Who is GCS?
A Christian health and educational agency running two hospitals, nursing training school, primary and secondary schools and two vibrant communities in the remote part of the Gulf Province of Papua New Guinea
To lead the Gulf in becoming a top province in Health, Education and Wellbeing
Provide Christ Centred Services to the people of the Gulf Province
In 1996 the dilapidated Kikori health centre, a hundred km to the West of Kapuna became part of Gulf Christian Services (GCS). Under GCS management it is now elevated to a district hospital serving villages from the mountains to the sea.
Gulf Christian Services has been providing Christ centered services for over 70 years to communities in the Gulf Province of Papua New Guinea.
To understand GCS, we need to go back to January the 12th 1925. Lin Tombleson was born, and grew up on a high-country sheep farm in New Zealand. Her mother was a nurse in WW1 and her father was a soldier, who got wounded and spent some months in a hospital in Egypt. Lin’s mother was a nurse at the same hospital. After the war they got married and went to live on a block of land in the hill country of Gisborne in the North Island of New Zealand, a farm they called Ahititi. It was a pioneers life on a remote farm, including isolation and hard work. Lin learned to look after farm animals, milk cows, ride horses and grow gardens to survive. She did most of her schooling by distant studies. But this was just the life that prepared young Lin to be a pioneer doctor at Kapuna Hospital in the Purari Delta of Gulf Province. God was preparing her for the call on her life.
In the deep south of New Zealand, in the city of Dunedin, a young man, Peter Calvert, was studying law at Otago university. When WW2 broke out, he went to Canada to train as a navigator with the Air Force. The war changed his direction in life and on return to New Zealand he took up medicine, and in doing so met Dr. Lin, who was just completing her training. After his graduation they got married.
Both their hearts were now joined to serve, and not long after this they received a letter from the London Mission Society asking if they would serve at Kapuna in a country called PNG. The Society was clear in their letter... Kapuna is a place of mud, mosquitos and malaria. But as Peter and Lin, read the letter, they looked at each other and said, “just the right place for us”.
Fast forward, in 1954 their boat arrived at Kapuna. As they came to the step of the Doctor’s house, the young, Valerie Archer, who was two years old at the time, spoke out saying “HOME”. And so it was, and so it has been for the past 69 years.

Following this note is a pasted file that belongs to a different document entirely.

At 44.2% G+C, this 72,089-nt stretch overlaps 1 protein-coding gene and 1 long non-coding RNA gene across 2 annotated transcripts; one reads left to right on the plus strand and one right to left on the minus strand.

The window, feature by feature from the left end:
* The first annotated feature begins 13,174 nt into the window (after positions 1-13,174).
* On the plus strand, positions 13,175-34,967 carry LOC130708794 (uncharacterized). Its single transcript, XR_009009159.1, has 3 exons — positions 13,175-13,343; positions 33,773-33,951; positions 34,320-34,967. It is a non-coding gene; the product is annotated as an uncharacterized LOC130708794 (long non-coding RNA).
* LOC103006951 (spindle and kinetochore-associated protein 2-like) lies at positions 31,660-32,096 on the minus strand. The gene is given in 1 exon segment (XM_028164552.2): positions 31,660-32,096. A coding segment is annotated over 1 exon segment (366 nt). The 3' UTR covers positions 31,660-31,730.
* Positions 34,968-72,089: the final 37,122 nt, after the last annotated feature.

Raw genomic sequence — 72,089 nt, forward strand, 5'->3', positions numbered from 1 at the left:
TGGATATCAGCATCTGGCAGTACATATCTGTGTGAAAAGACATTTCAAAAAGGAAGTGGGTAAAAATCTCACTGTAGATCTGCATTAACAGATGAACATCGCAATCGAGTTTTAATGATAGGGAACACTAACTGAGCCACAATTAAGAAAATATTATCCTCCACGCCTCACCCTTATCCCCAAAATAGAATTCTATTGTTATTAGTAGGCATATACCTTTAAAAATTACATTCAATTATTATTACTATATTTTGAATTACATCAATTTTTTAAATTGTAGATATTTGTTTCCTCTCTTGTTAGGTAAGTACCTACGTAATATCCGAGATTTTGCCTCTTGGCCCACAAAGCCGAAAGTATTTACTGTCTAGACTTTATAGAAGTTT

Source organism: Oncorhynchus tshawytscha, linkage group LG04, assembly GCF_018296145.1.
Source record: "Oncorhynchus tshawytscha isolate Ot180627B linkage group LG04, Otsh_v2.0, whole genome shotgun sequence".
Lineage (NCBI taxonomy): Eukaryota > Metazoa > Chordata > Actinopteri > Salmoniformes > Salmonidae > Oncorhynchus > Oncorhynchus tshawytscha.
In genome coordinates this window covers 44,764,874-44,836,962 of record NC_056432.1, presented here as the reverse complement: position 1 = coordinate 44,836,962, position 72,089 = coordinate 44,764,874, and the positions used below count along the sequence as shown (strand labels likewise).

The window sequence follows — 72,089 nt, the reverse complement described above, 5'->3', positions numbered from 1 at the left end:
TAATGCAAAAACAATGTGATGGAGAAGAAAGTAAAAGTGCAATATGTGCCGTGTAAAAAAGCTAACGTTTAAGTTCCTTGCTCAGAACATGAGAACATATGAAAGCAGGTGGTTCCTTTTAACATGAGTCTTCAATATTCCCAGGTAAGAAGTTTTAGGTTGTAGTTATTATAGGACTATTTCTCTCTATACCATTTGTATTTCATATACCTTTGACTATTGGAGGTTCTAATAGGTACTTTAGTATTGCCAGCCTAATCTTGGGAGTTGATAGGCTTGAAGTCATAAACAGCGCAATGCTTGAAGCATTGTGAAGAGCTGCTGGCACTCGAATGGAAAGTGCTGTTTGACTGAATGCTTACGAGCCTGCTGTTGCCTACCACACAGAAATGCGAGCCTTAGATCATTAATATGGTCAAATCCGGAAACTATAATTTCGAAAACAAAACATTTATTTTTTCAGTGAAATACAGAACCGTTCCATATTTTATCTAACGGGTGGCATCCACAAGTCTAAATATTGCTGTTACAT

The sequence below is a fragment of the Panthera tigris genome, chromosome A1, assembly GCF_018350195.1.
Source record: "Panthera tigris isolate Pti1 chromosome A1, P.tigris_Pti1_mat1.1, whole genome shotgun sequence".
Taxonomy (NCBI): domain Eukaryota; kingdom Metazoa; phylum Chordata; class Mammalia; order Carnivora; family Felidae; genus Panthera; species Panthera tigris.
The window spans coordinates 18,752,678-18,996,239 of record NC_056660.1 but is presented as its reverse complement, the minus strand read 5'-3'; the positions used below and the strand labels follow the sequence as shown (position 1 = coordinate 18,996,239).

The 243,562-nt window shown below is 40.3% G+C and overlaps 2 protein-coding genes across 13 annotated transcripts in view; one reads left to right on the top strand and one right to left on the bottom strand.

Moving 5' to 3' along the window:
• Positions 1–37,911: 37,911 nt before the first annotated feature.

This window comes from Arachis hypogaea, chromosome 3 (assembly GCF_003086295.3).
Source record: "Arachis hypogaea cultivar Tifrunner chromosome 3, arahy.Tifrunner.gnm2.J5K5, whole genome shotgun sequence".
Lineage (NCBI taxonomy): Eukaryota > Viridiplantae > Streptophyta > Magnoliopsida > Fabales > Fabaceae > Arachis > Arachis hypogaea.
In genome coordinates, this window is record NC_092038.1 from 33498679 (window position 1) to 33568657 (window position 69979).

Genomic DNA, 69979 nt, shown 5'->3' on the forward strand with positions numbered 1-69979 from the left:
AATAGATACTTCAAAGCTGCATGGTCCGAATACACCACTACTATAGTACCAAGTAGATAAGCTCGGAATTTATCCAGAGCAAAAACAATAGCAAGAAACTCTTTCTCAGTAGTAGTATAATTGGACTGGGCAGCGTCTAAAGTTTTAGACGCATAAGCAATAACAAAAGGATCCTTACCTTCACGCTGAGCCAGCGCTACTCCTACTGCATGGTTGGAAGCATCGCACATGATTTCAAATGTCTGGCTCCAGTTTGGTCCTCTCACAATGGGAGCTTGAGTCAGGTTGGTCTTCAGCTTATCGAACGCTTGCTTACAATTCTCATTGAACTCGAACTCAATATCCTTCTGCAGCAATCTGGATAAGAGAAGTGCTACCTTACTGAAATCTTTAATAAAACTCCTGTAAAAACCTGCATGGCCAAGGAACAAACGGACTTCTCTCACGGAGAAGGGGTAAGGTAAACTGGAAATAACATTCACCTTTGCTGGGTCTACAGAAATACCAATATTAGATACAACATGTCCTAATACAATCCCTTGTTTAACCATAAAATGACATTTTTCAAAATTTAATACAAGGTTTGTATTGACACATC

Peter and Lin, began their lifes work. Missionaries these days usually give some years to mission, but Peter and Lin made a commitment for LIFE.
What were their priorities in this new life? Their first commitment was to train young local girls as nurses in the hospital, and men to be Aid Post Orderlies to work in the villages. Training nurses and CHW’s has continued to this day, the training school now being in its 65th year.
Services to remote peoples was the next priority. They travelled first by paddle canoe and then outboard motor in the Delta and by jet boat to the Pawaia villages of the upper Purari. The reach of the clinics was later greatly increased by the support of MAF and its float plane. Medical clinics were carried out all the way from the Vailala River to the Bamu River.
Were there difficulties? Plenty. But did they give up? Never. It was their walk with God that strengthened Drs Peter and Lin, knowing that we are to love others as Iesu Messiah loved us, love that will lay down its life for others.
When Lin, had three passions.
It is now 69 years since they stepped foot on Kapuna. Dr Peter died in 1982 and is buried here, in a mat as is the custom of Baimuru.
Dr Lin(Bubu Mei) at 98 years old was still asking to see the patients in the hospital. Dr Lin died on the 8th of August 2023. Her body, the husk that belongs to this world, was rolled in a mat and laid in a canoe, to be buried beside her husband on the land of the Kapuna.
There was a dream about Bubu Mei’s passing that speaks much about the heart of her life and work. In the dream the local staff saw Dr Lin’s passing. However to her surprise, at that very time she saw Dr Lin walking towards her, she held many crosses in her hand. Dr Lin gave these to the staff and told her, “Give these crosses to the people”. Dr Lin requested that crosses be given to the people, because the cross represents how her life was lived. The cross is the power of God in our life that joins us to the resurrection of Iesu Messiah.
Now it’s our turn to pick up her baton and serve the people, sharing God’s Word, helping those in need and making the environment beautiful as God created it to be.
To watch the story of Bubu Mei click here
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I paused to soak in the scene before me. I had come to the remote Gulf Province of Papua New Guinea to write a book about the Calvert family, who, together with the local medical team, transformed medical care in the region.
Now, bathed in sunlight streaming through a window in her home, the elderly Lin Calvert sat bent over her Bible, grasping a magnifying glass. A doctor known as ‘Grandma,’ or Bubu Mei in the local Koaki dialect, the then-89-year-old didn’t notice me as she meticulously noted what God had taught her through the years.
I remembered this image when I learned that Bubu Mei died at age 98 on August 8, after serving nearly seven decades at Kapuna Hospital in Papua New Guinea. She and her husband Peter, along with their two young children, first arrived at the mission hospital in 1954. Their work enabled Kapuna to serve more than 45,000 tribal people making their home in the remote area accessible only by boat.